Last fall, my husband and I made a pledge: we would eat only local, seasonal produce year round, including winter. We wondered whether we could truly survive the dark days of December, January and February. (Veteran locavores, here is where I ask you to smother your guffaws and let this greenhorn tell her story.) I had visions of eating blackbirds and green pumpkins a la Laura Ingalls Wilder or, worse yet, resorting to Whole Foods' jet-setting produce.
As it was almost October, I did not have much time to set aside food for the long winter to come. Nonetheless, I did my best. I spent evenings away from the television or Internet, methodically stirring strawberries and sugar into a thick, honeyed jam that I was forced to taste over and over again. As you might imagine, homemade jam is a different beast than the tamed jars found on supermarket shelves. No, the stuff I made was different and, unfortunately, converted my jam-despising niece into an addict who asked for only one thing for Christmas: my jam. Even though her gift came at a price - a cut into our winter reserves - I did as any good auntie would. I hope she enjoyed it.
I froze two huge batches of pasta sauce, simmered from fall's cornucopia of tomatoes, carrots and onions. I purchased a dehydrator and dried every fruit I could get my hands on as well as some tomatoes. Still, it was nearly November now. I hadn't much fruit left to dry - the season's dwindled strawberries, hearty apples and my mother-in-law's persimmons. I stayed up past midnight making a harvest chutney and had no alternative but to pass the hours in the silent house by reading Laura Ingalls Wilder's The Long Winter as the chutney stewed and bubbled on the stove top. I devoted an entire week to cleaving hulking pumpkins and squash, baking and pureeing them and stuffing the freezer with their coral colored masses. Yes, indeed, preparing for a local winter absorbed several hours of my time and, even then, we only filled our small dishwasher-sized freezer and lined a few garage shelves with canned goods.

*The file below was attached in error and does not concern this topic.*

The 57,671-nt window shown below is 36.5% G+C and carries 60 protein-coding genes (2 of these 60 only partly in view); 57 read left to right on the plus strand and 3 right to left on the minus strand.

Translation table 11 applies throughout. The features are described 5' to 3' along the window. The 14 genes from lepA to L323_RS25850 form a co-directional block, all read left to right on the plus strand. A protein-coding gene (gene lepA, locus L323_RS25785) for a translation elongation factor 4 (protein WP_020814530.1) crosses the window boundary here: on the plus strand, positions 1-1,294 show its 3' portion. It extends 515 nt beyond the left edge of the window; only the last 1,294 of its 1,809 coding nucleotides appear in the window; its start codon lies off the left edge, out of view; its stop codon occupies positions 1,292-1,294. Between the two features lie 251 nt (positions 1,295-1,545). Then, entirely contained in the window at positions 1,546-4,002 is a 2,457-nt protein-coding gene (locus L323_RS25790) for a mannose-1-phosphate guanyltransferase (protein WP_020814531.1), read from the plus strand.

As Christmas passed, we saw the farmers' market taper off. Nonetheless, we were the lucky ones. A dozen of the heartiest local farmers still showed up, bundled under umbrellas, indifferent to cold, rain, hurricane force gales. Their fare shifted from the toddler-sized melons and cobbled corn of summer to carefully stored apples, root vegetables, brilliant watermelon radishes, citrus, greens, broccoli, herbs and peppers. They were but a shell of their October-selves.
I stalked the market religiously and carted home my findings. We survived one of the coldest Januaries on record, subsisting on greens and potatoes, spicy cilantro chutney, homemade corn bread with honey butter, homegrown carrots, fresh veggie-loaded salads and jeweled toned root vegetables. One farmer warned me, though, "the apples are running low. I'm not sure how long we'll last." He smiled kindly to blunt the news.